• A mould with a base and a housing part with through openings for several compartments.

• An attachable filter loader part consisting of a series of feed channels concentric to the through openings.

• A film with a self-adhesive face that comes into intimate contact with the far end of the fibrous membrane. This sheet comprises at least one orifice whose free cross-section of the smoke stream is transverse to the fibrous membrane, and has been optimised to maximise the retention of tars and toxic compounds from tobacco smoke.

• A press that die-cuts and seals the self-adhesive primary membrane film to the fibrous membrane inseparably.

• A rib with a cutting edge.

• An extraction piece with one or more spikes or projections concentric to the compartments, which may be symmetrical or asymmetrical.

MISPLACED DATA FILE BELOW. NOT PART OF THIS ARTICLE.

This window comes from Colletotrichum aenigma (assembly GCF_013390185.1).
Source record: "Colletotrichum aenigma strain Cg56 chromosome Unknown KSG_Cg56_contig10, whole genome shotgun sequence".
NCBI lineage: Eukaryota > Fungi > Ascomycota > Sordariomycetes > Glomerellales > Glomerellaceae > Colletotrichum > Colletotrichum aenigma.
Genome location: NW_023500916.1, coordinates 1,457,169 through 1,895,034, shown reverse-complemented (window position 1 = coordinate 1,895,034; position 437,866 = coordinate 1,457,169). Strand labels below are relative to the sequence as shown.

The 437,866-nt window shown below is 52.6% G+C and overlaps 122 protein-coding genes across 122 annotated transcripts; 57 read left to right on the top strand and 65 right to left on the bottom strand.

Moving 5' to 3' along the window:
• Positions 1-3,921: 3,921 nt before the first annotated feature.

The process for manufacturing this type of filter comprises the following steps:

a) Insert several fibrous membranes (usually of cellulose acetate or similar) flush into the compartments of a mould.

b) Place a sheet of impermeable or semi-permeable material, with a self-adhesive face, in intimate contact with the end of the fibrous membranes inside the mould compartments.

c) Compress, using a press, the front foil with the fibrous membranes, thus inseparably sealing the fibrous membrane with the foil portion.

d) Remove the fibrous membranes sealed with the films from the mould. Simultaneously with the removal, one or more holes of a certain diameter are drilled in the section of foil that has been sealed to the fibrous membrane. Alternatively, the holes in the film can be made prior to pressing.